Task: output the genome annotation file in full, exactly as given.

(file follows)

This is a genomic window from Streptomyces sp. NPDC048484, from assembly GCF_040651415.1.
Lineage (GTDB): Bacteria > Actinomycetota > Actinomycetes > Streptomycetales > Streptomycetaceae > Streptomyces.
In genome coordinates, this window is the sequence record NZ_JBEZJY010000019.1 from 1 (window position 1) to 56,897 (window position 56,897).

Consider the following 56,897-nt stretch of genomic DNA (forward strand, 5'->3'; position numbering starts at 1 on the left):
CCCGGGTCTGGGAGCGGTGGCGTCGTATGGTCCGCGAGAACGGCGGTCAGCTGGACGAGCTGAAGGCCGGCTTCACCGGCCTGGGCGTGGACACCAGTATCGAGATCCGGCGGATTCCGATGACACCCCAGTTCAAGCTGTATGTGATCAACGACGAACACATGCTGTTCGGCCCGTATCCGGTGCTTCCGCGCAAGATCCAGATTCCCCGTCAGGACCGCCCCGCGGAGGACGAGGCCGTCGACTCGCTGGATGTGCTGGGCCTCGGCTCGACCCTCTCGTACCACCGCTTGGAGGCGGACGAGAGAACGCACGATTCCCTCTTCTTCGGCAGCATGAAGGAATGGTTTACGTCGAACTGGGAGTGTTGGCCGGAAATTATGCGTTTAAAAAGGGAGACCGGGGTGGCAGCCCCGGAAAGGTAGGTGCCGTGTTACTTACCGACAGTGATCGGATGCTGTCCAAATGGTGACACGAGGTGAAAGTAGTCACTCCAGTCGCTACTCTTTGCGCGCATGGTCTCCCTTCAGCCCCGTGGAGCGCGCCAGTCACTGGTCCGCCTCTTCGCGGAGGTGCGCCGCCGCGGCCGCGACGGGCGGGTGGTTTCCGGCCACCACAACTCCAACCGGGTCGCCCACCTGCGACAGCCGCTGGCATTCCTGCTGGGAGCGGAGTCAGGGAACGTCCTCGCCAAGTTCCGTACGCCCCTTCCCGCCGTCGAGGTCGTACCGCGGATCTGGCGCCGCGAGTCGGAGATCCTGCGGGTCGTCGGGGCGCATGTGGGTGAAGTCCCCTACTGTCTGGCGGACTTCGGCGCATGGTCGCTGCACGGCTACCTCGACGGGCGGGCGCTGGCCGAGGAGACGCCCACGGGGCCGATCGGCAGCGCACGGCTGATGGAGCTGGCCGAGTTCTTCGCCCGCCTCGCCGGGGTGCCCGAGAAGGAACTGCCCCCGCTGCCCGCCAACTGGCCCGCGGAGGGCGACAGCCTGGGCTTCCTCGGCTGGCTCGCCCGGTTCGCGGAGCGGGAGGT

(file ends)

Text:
This is a genomic window from Streptomyces sp. NPDC048484, from assembly GCF_040651415.1.
Lineage (GTDB): Bacteria > Actinomycetota > Actinomycetes > Streptomycetales > Streptomycetaceae > Streptomyces.
In genome coordinates, this window is the sequence record NZ_JBEZJY010000019.1 from 1 (window position 1) to 56,897 (window position 56,897).

Consider the following 56,897-nt stretch of genomic DNA (forward strand, 5'->3'; position numbering starts at 1 on the left):
CCCGGGTCTGGGAGCGGTGGCGTCGTATGGTCCGCGAGAACGGCGGTCAGCTGGACGAGCTGAAGGCCGGCTTCACCGGCCTGGGCGTGGACACCAGTATCGAGATCCGGCGGATTCCGATGACACCCCAGTTCAAGCTGTATGTGATCAACGACGAACACATGCTGTTCGGCCCGTATCCGGTGCTTCCGCGCAAGATCCAGATTCCCCGTCAGGACCGCCCCGCGGAGGACGAGGCCGTCGACTCGCTGGATGTGCTGGGCCTCGGCTCGACCCTCTCGTACCACCGCTTGGAGGCGGACGAGAGAACGCACGATTCCCTCTTCTTCGGCAGCATGAAGGAATGGTTTACGTCGAACTGGGAGTGTTGGCCGGAAATTATGCGTTTAAAAAGGGAGACCGGGGTGGCAGCCCCGGAAAGGTAGGTGCCGTGTTACTTACCGACAGTGATCGGATGCTGTCCAAATGGTGACACGAGGTGAAAGTAGTCACTCCAGTCGCTACTCTTTGCGCGCATGGTCTCCCTTCAGCCCCGTGGAGCGCGCCAGTCACTGGTCCGCCTCTTCGCGGAGGTGCGCCGCCGCGGCCGCGACGGGCGGGTGGTTTCCGGCCACCACAACTCCAACCGGGTCGCCCACCTGCGACAGCCGCTGGCATTCCTGCTGGGAGCGGAGTCAGGGAACGTCCTCGCCAAGTTCCGTACGCCCCTTCCCGCCGTCGAGGTCGTACCGCGGATCTGGCGCCGCGAGTCGGAGATCCTGCGGGTCGTCGGGGCGCATGTGGGTGAAGTCCCCTACTGTCTGGCGGACTTCGGCGCATGGTCGCTGCACGGCTACCTCGACGGGCGGGCGCTGGCCGAGGAGACGCCCACGGGGCCGATCGGCAGCGCACGGCTGATGGAGCTGGCCGAGTTCTTCGCCCGCCTCGCCGGGGTGCCCGAGAAGGAACTGCCCCCGCTGCCCGCCAACTGGCCCGCGGAGGGCGACAGCCTGGGCTTCCTCGGCTGGCTCGCCCGGTTCGCGGAGCGGGAGGT